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A draft national education policy released by India's government this month calls for fundamentally restructuring the country's higher education system and boosting its research capacity, doubling the gross enrollment rate from 25 to 50 percent by 2035, and substantially increasing expenditures on public education, which currently account for 10 percent of all government spending. The draft policy from recently re-elected prime minister Narendra Modi's government envisions increasing that proportion to 20 percent over a 10-year period.

While the report focuses mostly on building up India's own higher education capacity, it also revives a long-stalled idea of inviting top-ranked foreign universities to operate in India and suggests legislation will be introduced to this effect. American universities have long watched with interest to see whether there will be a liberalization of rules regarding foreign universities' entry into the country.

Experts on Indian education welcomed the 484-page policy plan in principle, while emphasizing the immense difficulties the government would face in implementing it.

Mousumi Mukherjee, an associate professor and deputy director of the International Institute for Higher Education Research & Capacity Building at O. P. Jindal Global University, described the draft national education plan as “a welcome document. It has done a good job in thinking out of the box to reform Indian higher education by progressively seeking to dismantle the ‘two-boxed’ system of separate research institutes and universities … There has been little creation or circulation of new knowledge within universities. Over the years, the universities became increasingly distanced from societal needs and have been reproducing graduates without necessary skills required in the workplace, including academics with Ph.Ds. without necessary research skills.”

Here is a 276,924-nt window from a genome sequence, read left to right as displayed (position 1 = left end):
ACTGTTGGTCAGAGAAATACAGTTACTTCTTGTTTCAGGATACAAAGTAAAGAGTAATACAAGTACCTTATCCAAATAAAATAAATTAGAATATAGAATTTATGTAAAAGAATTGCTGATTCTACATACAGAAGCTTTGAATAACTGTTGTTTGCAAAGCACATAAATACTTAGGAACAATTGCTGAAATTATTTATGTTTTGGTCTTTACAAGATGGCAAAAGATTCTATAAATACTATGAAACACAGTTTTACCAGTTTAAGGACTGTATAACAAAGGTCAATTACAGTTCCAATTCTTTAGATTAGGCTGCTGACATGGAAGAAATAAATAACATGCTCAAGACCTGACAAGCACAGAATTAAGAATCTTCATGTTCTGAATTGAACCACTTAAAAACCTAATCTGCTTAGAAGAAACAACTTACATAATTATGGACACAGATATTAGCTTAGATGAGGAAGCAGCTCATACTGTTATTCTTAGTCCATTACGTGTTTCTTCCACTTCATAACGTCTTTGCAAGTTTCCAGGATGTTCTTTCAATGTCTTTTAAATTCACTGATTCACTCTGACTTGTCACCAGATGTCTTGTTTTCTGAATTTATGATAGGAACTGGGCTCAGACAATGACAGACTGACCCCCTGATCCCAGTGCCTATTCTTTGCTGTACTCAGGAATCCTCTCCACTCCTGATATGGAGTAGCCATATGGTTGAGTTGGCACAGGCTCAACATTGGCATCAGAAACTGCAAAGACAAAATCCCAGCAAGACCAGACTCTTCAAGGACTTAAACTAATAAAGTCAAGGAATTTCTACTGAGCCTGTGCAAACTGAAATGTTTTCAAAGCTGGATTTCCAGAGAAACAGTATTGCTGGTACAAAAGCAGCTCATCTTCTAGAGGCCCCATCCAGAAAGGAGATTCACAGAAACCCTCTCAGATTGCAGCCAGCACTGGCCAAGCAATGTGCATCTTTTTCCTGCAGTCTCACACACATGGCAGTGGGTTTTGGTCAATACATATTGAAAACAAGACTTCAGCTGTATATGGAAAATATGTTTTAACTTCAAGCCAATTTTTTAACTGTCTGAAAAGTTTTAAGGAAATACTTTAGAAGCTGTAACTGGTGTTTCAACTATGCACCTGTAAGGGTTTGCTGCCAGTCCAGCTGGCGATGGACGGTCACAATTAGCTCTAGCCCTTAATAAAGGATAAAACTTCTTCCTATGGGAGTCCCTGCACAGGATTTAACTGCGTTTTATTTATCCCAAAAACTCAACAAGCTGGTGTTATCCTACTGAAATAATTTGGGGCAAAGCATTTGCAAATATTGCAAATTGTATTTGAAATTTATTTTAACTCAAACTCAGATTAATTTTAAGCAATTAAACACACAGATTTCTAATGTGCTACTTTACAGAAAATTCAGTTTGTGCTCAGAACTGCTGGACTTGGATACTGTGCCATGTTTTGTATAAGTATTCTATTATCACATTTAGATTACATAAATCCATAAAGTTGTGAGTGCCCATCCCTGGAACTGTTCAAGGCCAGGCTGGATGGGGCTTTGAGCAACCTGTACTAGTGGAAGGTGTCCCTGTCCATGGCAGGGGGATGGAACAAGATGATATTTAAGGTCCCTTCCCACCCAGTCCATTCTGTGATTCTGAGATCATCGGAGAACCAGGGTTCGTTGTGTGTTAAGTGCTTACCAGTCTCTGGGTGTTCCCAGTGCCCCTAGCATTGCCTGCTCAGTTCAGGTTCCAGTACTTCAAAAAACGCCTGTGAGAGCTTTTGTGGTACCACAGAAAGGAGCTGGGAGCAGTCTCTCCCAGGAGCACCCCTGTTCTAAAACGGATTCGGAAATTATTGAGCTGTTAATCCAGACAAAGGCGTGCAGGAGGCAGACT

At the same time, Mukherjee said she agreed with an assessment from Oxfam India’s education specialist, Anjela Taneja, who wrote in an op-ed, “The sheer scale of changes expected, the rapid timeline, the absence of a strong mechanism for hand-holding states on this journey and the probable inadequate budget raises questions on the full implementation of this policy. India’s history is littered with ambitious education policies that have not been fully implemented. The National Education Policy risks following this tradition, unless the government addresses the reasons behind the past policy-practice implementation gap and makes conscious efforts to carry all of India on the same road towards improvement in education.”

The draft policy -- which addresses education at all levels, from early childhood to higher education -- calls for significant restructuring of India’s higher education landscape, which according to the document is currently made up of more than 800 universities and about 40,000 colleges. Forty percent of those colleges offer just a single program of study, and 20 percent have enrollments below 100 students.

“The main thrust of this policy regarding higher education is the ending of the fragmentation of higher education by moving higher education into large multidisciplinary universities and colleges, each of which will aim to have upwards of 5,000 or more students,” the draft policy states.

The policy calls for all higher education institutions to “evolve” into one of three types of multidisciplinary institutions: research universities, teaching universities and colleges. It also calls for building research capacities at all institutions and the establishment of a National Research Foundation.

“The separation in higher education between teaching institutions and research institutions post-independence has caused much harm, as most universities and colleges in the country today conduct very little research,” states the report. The report notes that the proportion of GDP devoted to research and innovation in India has dropped over the past decade, from 0.84 percent of GDP in 2008 to 0.69 percent in 2014 -- which is substantially lower than the percentages for Israel (4.3 percent), South Korea (4.2 percent), the U.S. (2.8 percent) and China (2.1 percent).